As we look back on 2015, we’re grateful for another impactful year at Techonomy. Through our conferences and publications, we explored how technology is changing a dizzying array of fields. We’re thankful for all the contributors, speakers, partners, and friends who made this possible. Of the hundreds of stories we published this year, here are the five that saw the widest reach:
As its launch approached in April 2015, media coverage of the Apple Watch and its progenitor Jony Ive, Apple’s chief design officer, focused heavily on the product’s aesthetic qualities. Articles placed by the company in publications like The New Yorker emphasized peripheral design features like the box it comes in, the price point of higher-end models that can run well into five-figures, and and Ive’s own rarefied and genuinely luxurious habits. Yet he and the company conveyed little about the watch’s functional necessity for regular consumers—a fact that Techonomy CEO David Kirkpatrick found annoying and worrisome in this popular essay.
Apple’s amazing success, Kirkpatrick argued, arises from its ability to produce state-of-the-art technology at a cost affordable to large numbers of people. By positioning a key new product for consumers “on the wrong side of the world’s inequality divide,” Apple seemed to be taking a dangerous detour from that mission. Kirkpatrick’s concerns clearly struck a chord—when published on LinkedIn his piece pulled nearly half a million views.
The “Internet of Things” (IoT) might sound like a cold and inanimate place, where machines talk to other machines in languages only geeks can understand. Yet longtime Techonomy contributors John Hagel and John Seeley Brown argue that the IoT will actually enhance human relationships by automating life’s busywork and freeing up time for meaningful interaction between people. It will also produce volumes of data that will allow us to better understand and serve our friends, partners, and customers.
As a growing number of consumer and enterprise systems become interconnected, companies and organizations with the technical capability to tap into it will be at a major advantage. But as Salesforce CEO Marc Benioff noted in an illuminating closing panel session at Techonomy 2015, the ultimate winners will be those companies that aggressively use the IoT to serve their customers, not just to save money or achieve cold efficiencies. The opportunities to do so will be legion.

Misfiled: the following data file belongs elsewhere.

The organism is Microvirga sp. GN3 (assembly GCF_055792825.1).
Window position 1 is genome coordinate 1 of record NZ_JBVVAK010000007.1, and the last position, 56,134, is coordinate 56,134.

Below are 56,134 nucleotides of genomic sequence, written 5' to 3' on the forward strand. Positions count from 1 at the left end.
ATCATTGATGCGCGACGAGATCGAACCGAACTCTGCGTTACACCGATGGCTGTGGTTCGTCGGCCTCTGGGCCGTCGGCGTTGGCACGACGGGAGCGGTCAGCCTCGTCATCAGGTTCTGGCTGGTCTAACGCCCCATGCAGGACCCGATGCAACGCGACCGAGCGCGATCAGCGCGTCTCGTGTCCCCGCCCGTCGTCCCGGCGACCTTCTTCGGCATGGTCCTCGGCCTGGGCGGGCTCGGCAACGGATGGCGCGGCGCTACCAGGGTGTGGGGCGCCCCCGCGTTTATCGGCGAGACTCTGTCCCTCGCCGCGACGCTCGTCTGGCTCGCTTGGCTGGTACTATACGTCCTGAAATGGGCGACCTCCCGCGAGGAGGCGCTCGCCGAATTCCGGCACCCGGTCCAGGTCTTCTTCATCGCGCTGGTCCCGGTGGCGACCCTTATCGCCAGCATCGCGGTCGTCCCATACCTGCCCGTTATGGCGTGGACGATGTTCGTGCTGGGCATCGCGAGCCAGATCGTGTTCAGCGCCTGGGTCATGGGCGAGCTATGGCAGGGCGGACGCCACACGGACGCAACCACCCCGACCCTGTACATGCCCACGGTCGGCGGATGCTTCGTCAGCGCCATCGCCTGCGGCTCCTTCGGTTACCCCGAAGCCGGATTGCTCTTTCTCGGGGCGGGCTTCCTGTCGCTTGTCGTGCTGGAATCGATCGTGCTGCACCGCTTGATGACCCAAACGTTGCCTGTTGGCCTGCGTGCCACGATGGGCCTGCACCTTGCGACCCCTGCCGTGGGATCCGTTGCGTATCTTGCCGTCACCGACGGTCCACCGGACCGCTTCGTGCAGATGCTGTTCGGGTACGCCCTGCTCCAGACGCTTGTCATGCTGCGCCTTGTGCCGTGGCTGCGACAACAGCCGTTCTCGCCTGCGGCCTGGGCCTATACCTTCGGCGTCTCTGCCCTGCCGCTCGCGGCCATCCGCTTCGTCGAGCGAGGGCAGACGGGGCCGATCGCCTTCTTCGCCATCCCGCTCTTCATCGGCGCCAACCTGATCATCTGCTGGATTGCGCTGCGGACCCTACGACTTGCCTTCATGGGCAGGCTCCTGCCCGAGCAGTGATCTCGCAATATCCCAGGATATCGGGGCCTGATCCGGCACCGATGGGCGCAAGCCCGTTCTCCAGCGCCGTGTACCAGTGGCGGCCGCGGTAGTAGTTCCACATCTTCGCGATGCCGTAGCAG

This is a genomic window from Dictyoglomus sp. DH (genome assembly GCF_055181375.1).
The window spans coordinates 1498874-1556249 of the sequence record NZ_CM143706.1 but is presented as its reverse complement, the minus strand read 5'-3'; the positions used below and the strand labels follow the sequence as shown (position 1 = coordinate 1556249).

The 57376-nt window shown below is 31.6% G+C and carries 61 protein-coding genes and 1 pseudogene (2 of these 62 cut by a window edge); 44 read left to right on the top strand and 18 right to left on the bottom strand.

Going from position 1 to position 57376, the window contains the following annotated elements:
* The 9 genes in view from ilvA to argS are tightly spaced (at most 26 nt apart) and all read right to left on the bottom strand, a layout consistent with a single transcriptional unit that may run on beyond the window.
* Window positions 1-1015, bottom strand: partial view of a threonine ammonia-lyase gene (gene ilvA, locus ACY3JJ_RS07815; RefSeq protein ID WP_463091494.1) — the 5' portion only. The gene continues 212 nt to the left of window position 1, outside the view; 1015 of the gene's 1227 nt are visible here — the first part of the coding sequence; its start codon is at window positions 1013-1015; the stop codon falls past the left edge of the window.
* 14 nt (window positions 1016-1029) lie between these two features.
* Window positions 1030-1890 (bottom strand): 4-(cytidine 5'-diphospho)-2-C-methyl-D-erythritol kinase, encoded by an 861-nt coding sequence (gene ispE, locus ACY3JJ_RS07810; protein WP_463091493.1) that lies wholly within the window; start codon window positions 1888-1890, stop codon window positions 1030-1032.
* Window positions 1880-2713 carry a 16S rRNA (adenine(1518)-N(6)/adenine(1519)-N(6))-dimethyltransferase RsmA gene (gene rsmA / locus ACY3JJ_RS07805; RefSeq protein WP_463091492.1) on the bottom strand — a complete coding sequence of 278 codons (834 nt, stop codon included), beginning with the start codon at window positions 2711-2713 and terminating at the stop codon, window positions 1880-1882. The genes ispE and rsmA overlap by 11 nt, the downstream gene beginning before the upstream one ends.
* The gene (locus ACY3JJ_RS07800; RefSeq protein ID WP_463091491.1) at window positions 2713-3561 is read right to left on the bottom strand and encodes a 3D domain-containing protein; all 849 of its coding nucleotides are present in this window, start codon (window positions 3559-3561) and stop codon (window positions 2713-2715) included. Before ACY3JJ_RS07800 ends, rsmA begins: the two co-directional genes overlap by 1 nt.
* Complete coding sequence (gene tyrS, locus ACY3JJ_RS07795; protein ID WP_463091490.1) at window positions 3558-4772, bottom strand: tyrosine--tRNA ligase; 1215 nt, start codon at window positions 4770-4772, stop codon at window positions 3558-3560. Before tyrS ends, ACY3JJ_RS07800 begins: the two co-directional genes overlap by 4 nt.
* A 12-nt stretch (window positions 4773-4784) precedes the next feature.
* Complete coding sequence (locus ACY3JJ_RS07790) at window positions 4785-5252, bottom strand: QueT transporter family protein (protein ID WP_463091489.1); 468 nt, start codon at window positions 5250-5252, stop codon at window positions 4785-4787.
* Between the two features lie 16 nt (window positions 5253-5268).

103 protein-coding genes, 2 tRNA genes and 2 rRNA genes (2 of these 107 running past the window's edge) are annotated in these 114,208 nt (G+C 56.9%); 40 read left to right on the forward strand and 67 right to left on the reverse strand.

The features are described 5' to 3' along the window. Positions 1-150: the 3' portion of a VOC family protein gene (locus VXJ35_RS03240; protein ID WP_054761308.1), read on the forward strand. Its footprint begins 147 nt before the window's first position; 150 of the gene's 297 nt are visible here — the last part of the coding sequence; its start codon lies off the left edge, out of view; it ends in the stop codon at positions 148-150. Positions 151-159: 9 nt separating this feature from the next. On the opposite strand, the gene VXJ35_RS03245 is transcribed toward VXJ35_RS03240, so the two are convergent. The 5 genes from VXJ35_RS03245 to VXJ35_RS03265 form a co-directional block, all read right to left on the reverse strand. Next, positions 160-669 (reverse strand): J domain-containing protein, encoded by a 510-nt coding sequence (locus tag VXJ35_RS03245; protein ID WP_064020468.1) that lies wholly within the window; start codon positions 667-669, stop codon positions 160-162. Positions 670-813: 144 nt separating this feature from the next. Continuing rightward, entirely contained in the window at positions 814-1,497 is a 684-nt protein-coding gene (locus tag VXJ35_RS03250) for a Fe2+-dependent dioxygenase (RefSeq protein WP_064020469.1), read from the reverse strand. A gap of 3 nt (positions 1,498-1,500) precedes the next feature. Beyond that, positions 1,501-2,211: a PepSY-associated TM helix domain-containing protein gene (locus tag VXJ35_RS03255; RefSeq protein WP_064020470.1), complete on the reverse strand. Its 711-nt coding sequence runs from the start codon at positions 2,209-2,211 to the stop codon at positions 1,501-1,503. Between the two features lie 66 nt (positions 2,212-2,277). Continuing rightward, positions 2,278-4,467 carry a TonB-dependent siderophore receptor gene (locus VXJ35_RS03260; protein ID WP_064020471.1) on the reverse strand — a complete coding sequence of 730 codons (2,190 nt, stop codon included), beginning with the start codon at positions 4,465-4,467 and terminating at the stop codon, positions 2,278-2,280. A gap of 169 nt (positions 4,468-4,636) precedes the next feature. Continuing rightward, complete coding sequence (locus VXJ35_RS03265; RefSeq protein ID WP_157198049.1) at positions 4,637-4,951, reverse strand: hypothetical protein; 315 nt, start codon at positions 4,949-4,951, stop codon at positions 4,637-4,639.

At Techonomy, we are increasingly convinced of the importance of this increasing interconnection of everything. That’s is why both our major events in 2016–in New York on May 26 and Half Moon Bay California November 9-11–will focus on Man, Machines and the Network: How the Internet of Things is Transforming Business and Society.
Many digital health companies offer free or discounted services in exchange for customer data. While some view this as sinister, Techonomy’s resident genomics expert Meredith Salisbury argued in this article and several others published during the year that more data sharing can lead to a healthier world. And with informed consent, she thinks patients will happily join research programs that can lead to better diagnostics, treatments, and public health interventions.
In making this point, Salisbury came to the defense of 23andMe, a consumer genomics company that has been a lightning rod for privacy scaremongers and a target for the FDA. Responding to criticisms of the company’s recent deals with Pfizer and Genentech, she argued that 23andMe has been plenty transparent about its data usage policies. Perhaps its customers deserve praise for voluntarily contributing data to research programs that will benefit us all.
Although still racked by poverty and unrest, Ethiopia has emerged as a thriving African hub for tech enterprise, reported science writer Christina Galbraith. In efforts driven heavily by large government projects, the country has a buzzing cluster of technical schools and software parks. It is home to over 700 computer tech companies, including a surprising number focused on artificial intelligence and robotics.
Ethiopia is one of many emerging countries that have seized on tech as a key to development. Vietnam, for example, also has a burgeoning tech sector that is driving opportunity for its 90 million people. Galbraith rightly notes that tech is not a silver bullet for underdevelopment, but there’s no denying that it allows people everywhere increasingly to participate in the global information economy.
Despite lingering public distrust of life sciences companies, we may be at the cusp of a golden age of biotech innovation, reported Indie.Bio’s Ryan Bethencourt. With biotech research and early-stage companies attracting massive investment, new discoveries are emerging in a range of sectors, from clinical therapeutics to industrial biomaterials. And as growing connectivity puts the fruits of biotech research in the hands of ever more people, wider participation holds the potential to accelerate progress.
Yet to realize that full potential, the biotech industry needs concerted and thoughtful communications campaigns. Otherwise, we run the risk of public backlash against transformative opportunities that are not widely understood, Bethencourt believes. Bethencourt further explored this challenge in a sobering panel at our Bio conference in March 2015, where he also spoke in a session about the “can of miracles” that biotech innovation will soon unleash.
Will Greene is a writer and strategy consultant focused on Asia’s emerging R&D ecosystems. You can find him on LinkedIn.